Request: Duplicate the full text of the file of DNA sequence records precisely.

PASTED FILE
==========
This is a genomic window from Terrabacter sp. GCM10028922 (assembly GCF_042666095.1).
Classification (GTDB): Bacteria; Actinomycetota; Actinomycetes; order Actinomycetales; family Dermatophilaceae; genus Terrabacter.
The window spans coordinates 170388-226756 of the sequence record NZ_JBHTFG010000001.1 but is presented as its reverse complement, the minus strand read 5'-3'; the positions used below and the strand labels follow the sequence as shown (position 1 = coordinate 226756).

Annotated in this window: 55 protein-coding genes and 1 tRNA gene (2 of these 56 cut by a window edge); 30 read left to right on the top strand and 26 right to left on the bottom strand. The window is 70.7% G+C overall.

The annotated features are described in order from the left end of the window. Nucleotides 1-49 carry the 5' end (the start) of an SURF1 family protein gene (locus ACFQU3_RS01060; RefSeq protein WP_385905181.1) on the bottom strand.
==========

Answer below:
This is a genomic window from Terrabacter sp. GCM10028922 (assembly GCF_042666095.1).
Classification (GTDB): Bacteria; Actinomycetota; Actinomycetes; order Actinomycetales; family Dermatophilaceae; genus Terrabacter.
The window spans coordinates 170388-226756 of the sequence record NZ_JBHTFG010000001.1 but is presented as its reverse complement, the minus strand read 5'-3'; the positions used below and the strand labels follow the sequence as shown (position 1 = coordinate 226756).

Annotated in this window: 55 protein-coding genes and 1 tRNA gene (2 of these 56 cut by a window edge); 30 read left to right on the top strand and 26 right to left on the bottom strand. The window is 70.7% G+C overall.

The annotated features are described in order from the left end of the window. Nucleotides 1-49 carry the 5' end (the start) of an SURF1 family protein gene (locus ACFQU3_RS01060; RefSeq protein WP_385905181.1) on the bottom strand.